The Solai dam disaster in Kenya's Rift Valley, which left scores dead, seems to have finally spurred the government to take action against those whose negligence led to the tragedy. Could this be the start of a new wave against official impunity?
Is there a wind of change sweeping across Kenya's public service? Events in recent weeks give strong indications that it is no longer business as usual as the Kenyan government moves fast to tame what has largely been perceived as runaway corruption, official negligence and dereliction of duty within the corridors of the civil service.
In the last two months a series of high-ranking government officials and business leaders have been arraigned in court to face charges including corruption, theft of public resources and abuse of office.
Initially the move was seen as a public relations exercise to appease a restive public after the local press unearthed multiple malfeasance scandals in various ministries and state agencies. The unrelenting hounding by the media has kept the government in a tight corner, ensuring that the high-profile cases remain in the spotlight.
One such case that many didn't expect to see before the courts was that of the Patel Dam disaster, which took place in Solai in Nakuru county, 190km north of the Kenyan capital, Nairobi.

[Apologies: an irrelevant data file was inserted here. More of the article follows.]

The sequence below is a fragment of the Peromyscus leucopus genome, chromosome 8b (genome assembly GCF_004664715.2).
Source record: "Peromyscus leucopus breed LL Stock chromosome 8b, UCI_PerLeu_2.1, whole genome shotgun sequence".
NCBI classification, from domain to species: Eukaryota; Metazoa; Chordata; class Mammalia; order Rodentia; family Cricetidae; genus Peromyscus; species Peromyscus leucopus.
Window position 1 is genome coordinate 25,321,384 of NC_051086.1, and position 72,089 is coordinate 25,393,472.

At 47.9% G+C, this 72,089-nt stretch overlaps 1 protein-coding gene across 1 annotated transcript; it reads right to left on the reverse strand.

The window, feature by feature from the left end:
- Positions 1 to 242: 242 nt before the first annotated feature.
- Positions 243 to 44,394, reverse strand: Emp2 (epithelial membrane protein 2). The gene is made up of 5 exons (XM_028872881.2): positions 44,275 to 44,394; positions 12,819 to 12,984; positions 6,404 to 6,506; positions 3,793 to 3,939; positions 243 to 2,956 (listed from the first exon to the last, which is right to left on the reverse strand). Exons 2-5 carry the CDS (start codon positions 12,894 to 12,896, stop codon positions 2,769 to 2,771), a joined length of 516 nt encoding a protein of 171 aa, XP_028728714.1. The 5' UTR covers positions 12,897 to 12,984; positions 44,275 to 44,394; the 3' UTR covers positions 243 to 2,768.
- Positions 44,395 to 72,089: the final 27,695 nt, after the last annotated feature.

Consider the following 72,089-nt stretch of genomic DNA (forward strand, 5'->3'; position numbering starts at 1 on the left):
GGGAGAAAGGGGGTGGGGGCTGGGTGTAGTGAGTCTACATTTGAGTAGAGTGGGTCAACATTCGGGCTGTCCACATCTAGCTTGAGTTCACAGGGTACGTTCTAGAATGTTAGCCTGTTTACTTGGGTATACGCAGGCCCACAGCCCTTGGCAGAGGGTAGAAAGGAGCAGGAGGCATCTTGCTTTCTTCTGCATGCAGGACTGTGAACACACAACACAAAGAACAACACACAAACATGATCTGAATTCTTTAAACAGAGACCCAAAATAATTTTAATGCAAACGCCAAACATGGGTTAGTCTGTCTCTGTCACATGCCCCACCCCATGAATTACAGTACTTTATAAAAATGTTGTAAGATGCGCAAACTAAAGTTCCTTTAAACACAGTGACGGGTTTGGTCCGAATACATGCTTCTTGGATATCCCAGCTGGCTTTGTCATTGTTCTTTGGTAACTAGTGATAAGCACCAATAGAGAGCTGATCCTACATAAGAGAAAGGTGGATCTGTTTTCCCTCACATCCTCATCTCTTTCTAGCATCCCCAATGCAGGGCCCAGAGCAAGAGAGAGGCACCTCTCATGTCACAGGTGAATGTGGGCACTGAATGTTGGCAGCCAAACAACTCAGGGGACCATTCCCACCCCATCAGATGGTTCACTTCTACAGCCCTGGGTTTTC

On the night of 9 May 2018, heavy rains weakened the dam's earthen walls, which eventually collapsed, leading to the death of 48 people and leaving a long trail of destruction downstream.
In the aftermath of the tragedy a public uproar saw the Kenya government instituting investigations on the ill-fated dam on the expansive 3,500-acre Patel Coffee Estate, which hosts a number of dams used to aid the farming of coffee, flowers and dairy livestock.
This move was unprecedented as decades-old complaints by residents of affected villages living downstream had gone unheeded, due in large measure to what is alleged to be the political connections of the owner of the Patel Coffee Estates.
"On 12 November 19801 raised a question in parliament, asking why the government had allowed the owner of the Patel farm to divert three rivers into a private dam for irrigation of coffee when thousands of people in the neighbourhood and near vicinity in Marigu, Bomet, Nyakinyua, Ndabibi and other farms had no water to drink or cook with," asked Koigi wa Wamwere, who was the area member of parliament three decades ago.
"Ngengi Muigai, who was then Assistant Minister for Water...